Connected to Happiness - 26 April 2018

Louise Gevers

“Seek your happiness in the LORD, and he will give you your heart’s desire.” Psalm37:4 “Happy are the people whose God is the LORD!” Psalm 144:15

Happiness is a much sought after, much desired state of being: elusive, as it means different things to different people; and fleeting, if we measure it by the moments of enjoyment in which we love, laugh and enjoy ourselves. Like so many people today, King Solomon found life meaningless. He advised, “Enjoy life with the one you love, as long as you live the useless life that God has given you in this world.” (Ecclesiastes 9:9 (GNT)) These words are surprising, coming from the man to whom God had said, “‘Ask me for whatever you want me to give you.’” (2 Chronicles 1:7) Perhaps his answer should’ve been, “Please give me what You know will best bring me happiness”?

Solomon acknowledged that love was a source of happiness, along with honesty, satisfaction from work and “hav(ing) reverence for God, and obey(ing) his commands …” (Ecclesiastes 12:13), but he generally appears very despondent throughout his writing. I always feel sorry for Solomon, despite God’s great blessing of wisdom and riches to him, because he was born before Jesus came to the earth, and too early to experience the abundant life that only He can give. Even though he possessed great wisdom and wealth, which built his kingdom, which he then found to be meaningless, he fell into the trap of looking for more power through riches and women, thus turning his focus away from God, who had blessed him with more than his heart had desired, and towards idols.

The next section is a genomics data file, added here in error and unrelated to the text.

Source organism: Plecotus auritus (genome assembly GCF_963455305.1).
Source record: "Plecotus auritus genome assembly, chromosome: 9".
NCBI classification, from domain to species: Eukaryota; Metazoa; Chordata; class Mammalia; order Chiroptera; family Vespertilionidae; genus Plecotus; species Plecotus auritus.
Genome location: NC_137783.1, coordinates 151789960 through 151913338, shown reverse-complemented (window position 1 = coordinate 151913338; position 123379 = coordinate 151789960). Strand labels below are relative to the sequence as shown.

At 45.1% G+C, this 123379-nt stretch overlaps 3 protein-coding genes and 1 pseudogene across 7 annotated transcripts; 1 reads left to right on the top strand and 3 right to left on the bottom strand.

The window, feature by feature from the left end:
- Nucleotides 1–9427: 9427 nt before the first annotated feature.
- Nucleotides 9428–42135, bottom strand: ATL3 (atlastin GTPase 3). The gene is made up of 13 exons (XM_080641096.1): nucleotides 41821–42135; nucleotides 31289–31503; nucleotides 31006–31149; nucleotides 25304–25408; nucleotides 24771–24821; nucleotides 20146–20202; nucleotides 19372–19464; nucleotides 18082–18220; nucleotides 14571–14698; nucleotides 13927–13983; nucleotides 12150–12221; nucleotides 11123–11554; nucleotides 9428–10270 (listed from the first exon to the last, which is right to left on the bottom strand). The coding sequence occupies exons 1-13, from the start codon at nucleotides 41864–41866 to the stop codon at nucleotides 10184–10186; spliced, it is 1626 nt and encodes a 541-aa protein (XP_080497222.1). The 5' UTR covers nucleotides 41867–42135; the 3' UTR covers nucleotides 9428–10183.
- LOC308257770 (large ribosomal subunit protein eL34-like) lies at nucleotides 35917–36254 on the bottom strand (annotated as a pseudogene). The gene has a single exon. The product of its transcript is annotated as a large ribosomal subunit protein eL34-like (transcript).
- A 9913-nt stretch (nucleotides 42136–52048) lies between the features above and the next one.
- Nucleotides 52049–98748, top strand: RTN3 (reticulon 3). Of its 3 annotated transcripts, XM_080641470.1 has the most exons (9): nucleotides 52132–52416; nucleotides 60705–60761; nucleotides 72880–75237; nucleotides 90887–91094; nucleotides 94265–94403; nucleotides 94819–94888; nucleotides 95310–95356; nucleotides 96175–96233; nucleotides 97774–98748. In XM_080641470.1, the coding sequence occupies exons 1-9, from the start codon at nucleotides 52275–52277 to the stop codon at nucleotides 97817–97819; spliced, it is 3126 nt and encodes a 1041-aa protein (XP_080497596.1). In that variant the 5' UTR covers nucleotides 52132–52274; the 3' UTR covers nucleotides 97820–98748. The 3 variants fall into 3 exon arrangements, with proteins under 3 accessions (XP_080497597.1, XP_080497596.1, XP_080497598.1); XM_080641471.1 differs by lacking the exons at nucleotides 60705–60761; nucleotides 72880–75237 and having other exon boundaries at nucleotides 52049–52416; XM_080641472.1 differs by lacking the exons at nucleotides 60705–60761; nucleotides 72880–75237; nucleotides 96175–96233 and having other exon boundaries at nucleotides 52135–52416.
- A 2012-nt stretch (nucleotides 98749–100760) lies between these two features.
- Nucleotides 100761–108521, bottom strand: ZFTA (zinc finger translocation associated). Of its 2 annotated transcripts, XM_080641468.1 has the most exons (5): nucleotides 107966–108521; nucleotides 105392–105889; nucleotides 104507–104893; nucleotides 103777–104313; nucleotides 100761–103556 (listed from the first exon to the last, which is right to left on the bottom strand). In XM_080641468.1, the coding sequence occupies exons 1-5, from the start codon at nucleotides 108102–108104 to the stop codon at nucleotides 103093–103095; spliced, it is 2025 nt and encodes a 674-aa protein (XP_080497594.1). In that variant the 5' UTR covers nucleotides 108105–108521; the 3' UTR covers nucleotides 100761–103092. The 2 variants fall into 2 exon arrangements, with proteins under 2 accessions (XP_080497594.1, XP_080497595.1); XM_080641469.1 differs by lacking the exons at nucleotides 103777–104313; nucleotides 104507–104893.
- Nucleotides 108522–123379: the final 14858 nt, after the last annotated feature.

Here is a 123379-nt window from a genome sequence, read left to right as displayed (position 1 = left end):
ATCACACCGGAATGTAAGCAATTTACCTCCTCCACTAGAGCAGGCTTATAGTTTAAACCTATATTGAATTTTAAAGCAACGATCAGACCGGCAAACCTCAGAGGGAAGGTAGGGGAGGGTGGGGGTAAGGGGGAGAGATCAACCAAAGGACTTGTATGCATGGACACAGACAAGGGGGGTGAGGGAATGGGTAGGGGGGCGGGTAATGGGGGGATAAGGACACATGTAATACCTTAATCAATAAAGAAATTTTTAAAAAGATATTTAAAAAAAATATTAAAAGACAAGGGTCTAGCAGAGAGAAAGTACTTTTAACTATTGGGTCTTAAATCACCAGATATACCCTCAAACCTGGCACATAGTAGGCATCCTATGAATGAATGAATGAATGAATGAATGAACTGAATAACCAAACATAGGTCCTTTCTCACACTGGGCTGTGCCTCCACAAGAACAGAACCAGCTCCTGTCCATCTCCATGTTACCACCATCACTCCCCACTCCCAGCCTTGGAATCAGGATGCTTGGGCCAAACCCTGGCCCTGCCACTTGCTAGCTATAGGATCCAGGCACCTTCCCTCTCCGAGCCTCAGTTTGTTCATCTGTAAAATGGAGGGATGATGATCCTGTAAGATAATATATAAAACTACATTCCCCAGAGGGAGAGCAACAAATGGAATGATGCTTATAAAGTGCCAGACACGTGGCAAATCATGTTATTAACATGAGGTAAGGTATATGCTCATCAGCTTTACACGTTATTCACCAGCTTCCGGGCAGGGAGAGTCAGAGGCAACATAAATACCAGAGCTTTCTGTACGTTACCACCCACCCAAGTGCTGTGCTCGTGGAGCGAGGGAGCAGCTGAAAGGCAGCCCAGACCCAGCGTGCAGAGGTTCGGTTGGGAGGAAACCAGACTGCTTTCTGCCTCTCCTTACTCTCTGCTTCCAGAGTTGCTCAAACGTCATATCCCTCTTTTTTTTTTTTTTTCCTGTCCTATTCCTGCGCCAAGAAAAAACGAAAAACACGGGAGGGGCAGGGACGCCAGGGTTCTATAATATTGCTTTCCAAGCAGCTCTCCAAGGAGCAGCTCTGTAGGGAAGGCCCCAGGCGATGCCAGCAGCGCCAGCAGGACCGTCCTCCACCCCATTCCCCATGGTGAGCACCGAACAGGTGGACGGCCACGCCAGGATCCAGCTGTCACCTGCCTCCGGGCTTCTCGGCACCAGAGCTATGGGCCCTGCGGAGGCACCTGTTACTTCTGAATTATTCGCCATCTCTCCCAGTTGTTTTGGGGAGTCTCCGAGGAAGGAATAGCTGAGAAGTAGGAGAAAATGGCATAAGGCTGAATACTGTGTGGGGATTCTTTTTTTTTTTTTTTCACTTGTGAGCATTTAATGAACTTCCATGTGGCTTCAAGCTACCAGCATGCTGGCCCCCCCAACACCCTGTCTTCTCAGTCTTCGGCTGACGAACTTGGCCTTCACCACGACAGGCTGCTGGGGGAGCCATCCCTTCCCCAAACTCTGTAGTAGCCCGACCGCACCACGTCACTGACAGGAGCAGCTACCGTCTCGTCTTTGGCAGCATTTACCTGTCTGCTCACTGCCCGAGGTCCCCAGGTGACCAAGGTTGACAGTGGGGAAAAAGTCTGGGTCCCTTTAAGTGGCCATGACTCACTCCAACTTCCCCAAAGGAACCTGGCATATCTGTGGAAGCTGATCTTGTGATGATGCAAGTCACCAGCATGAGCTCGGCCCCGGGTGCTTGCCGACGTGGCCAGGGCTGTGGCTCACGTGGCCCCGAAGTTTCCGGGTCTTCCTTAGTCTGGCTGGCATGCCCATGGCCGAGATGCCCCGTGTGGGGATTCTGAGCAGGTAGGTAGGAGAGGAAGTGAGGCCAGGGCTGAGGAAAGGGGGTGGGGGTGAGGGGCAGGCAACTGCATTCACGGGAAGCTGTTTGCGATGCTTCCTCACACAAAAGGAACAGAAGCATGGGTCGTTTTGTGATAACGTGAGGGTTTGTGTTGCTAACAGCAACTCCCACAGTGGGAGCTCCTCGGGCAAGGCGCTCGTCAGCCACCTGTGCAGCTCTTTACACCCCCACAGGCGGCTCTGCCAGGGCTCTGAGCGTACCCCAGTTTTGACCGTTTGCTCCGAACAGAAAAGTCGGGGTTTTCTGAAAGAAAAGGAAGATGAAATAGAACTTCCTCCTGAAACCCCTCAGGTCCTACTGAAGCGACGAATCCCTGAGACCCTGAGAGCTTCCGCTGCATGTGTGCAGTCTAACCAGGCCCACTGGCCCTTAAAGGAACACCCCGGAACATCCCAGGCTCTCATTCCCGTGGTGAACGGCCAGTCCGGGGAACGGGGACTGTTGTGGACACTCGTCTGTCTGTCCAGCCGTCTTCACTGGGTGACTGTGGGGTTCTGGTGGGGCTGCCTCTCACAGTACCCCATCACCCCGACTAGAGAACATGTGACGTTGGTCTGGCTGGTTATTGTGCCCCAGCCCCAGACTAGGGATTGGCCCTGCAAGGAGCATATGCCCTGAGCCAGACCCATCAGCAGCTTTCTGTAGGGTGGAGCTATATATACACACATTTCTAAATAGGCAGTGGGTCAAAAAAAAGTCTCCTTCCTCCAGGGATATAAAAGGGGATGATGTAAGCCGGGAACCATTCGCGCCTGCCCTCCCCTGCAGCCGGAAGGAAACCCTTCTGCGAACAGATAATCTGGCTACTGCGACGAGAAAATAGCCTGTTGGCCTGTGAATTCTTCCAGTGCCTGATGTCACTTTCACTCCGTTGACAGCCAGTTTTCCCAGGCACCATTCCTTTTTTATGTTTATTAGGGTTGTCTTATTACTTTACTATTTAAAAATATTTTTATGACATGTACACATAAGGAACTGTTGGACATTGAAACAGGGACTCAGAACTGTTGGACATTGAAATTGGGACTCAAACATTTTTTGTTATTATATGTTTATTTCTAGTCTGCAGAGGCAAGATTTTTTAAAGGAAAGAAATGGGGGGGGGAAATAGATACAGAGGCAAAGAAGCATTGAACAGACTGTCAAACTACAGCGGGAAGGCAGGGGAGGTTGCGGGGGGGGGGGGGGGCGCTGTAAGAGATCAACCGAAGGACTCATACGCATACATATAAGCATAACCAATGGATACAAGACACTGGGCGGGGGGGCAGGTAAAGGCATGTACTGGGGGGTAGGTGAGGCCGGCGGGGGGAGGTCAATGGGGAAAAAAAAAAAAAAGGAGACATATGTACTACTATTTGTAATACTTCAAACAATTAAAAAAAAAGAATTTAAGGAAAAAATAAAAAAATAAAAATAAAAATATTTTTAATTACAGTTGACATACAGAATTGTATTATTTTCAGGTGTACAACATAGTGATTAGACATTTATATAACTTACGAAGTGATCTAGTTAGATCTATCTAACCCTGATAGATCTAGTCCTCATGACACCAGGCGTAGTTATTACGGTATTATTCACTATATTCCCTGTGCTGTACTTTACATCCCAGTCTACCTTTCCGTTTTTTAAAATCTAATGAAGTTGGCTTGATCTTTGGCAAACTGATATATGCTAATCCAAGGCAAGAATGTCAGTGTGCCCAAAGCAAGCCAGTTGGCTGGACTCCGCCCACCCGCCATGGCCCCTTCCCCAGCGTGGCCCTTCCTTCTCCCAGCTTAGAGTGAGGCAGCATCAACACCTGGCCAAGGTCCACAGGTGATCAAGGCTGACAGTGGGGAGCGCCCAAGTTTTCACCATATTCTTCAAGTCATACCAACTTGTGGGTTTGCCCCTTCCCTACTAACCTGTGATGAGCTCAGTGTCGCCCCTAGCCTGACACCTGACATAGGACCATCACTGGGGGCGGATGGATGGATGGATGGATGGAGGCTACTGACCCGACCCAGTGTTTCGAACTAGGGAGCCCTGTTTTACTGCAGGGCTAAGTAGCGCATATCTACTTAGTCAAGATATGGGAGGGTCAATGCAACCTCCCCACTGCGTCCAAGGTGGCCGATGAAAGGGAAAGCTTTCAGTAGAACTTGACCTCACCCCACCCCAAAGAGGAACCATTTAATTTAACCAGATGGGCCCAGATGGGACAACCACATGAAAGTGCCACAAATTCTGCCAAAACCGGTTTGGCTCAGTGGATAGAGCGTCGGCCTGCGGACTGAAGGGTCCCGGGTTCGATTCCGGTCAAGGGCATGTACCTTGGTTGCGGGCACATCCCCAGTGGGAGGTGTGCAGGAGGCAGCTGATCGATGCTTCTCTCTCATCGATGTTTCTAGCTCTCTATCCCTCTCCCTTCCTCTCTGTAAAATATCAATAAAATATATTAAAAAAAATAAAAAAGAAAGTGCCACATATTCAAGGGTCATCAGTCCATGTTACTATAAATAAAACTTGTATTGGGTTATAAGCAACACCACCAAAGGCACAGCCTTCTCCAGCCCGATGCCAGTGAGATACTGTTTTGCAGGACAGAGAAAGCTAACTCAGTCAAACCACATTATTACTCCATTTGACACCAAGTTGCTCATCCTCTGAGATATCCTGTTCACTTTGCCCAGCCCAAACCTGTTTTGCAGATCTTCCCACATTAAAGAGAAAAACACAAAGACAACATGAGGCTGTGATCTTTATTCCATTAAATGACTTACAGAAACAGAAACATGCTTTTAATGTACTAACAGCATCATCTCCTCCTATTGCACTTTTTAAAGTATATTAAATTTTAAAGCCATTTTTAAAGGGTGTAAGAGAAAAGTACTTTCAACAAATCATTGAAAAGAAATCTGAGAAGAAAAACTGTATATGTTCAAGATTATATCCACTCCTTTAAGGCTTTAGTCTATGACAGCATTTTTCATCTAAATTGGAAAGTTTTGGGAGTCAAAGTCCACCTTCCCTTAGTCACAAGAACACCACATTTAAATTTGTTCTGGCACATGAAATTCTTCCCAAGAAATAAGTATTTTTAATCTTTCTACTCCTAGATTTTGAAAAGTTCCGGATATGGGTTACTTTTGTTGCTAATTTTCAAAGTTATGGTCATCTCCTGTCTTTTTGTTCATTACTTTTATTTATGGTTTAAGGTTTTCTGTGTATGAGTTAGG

The truth is that we can gain the whole world but lose our soul, (Mark 8:36) and find everything “useless” like Solomon, or go away, despondent, like the rich young ruler who, after asking Jesus what he should do to inherit eternal life, went away “very sad, because he was very rich” (Luke 18:23) because Jesus had told him to sell all he had and to give his money to the poor. Being tied to our blessings can destroy our happiness, material or other. We indulge ourselves and can’t see the danger.

Paul said, “… they will know God’s secret, which is Christ himself. He is the key that opens all the hidden treasures of God’s wisdom and knowledge.” (Colossians 2:3) What he means is this: true and everlasting happiness lies in knowing Jesus, who alone is able to unlock the treasures.  We sometimes fool ourselves into believing what we see and live life according to appearance rather than the truth, the opposite of what the Bible teaches. God denies happiness to no-one who serves Him: “Happy are those whose greatest desire is to do what God requires; God will satisfy them fully!” (Matthew 5:6) He is happiness...

Prayer: Father, we know that we are at our happiest through finding meaning to our lives when we follow Jesus, who opens to us Your hidden resources. Thank You for the rich happiness we experience as Your people when we love sacrificially and share our blessings. Please root our true happiness in Your love. Amen